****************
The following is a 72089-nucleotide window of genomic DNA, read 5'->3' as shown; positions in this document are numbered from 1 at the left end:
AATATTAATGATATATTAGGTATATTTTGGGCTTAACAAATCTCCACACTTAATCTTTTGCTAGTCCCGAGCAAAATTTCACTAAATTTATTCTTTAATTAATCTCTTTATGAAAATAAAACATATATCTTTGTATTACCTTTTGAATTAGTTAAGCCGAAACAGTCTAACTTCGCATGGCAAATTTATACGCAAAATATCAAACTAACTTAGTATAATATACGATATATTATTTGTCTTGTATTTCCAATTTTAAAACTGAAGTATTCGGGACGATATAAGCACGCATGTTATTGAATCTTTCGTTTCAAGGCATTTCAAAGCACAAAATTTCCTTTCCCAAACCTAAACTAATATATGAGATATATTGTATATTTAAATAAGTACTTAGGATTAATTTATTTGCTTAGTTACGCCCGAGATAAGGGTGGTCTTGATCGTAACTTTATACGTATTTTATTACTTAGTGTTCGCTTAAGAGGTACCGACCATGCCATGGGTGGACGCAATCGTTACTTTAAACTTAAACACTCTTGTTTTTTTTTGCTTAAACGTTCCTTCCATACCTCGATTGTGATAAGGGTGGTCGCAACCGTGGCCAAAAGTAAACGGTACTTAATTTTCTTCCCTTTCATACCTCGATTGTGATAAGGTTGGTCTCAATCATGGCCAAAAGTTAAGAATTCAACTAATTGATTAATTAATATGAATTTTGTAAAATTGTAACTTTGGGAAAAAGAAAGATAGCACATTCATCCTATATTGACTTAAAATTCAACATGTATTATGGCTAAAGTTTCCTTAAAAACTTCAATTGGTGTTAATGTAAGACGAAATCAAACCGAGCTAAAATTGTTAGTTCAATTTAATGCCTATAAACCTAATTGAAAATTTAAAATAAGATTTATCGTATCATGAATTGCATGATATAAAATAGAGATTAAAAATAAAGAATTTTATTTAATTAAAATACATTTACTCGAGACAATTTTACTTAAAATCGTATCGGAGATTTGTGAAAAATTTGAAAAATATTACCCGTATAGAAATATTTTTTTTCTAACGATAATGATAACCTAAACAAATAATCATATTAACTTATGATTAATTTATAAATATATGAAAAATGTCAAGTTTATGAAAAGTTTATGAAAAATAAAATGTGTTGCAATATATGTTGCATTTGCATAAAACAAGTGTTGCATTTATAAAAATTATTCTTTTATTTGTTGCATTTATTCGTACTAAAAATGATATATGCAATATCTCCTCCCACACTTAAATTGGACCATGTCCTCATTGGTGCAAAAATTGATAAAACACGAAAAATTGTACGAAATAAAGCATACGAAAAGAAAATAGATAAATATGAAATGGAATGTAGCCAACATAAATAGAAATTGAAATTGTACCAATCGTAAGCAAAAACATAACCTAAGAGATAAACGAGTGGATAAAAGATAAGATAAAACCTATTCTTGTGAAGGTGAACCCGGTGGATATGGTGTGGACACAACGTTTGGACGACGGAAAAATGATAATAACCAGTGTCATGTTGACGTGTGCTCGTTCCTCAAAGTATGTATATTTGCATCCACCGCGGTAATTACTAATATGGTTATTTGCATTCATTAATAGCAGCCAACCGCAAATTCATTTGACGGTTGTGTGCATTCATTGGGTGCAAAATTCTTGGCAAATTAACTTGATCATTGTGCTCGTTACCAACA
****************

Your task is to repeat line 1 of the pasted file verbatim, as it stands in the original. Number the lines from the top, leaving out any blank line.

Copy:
The following is a 72089-nucleotide window of genomic DNA, read 5'->3' as shown; positions in this document are numbered from 1 at the left end: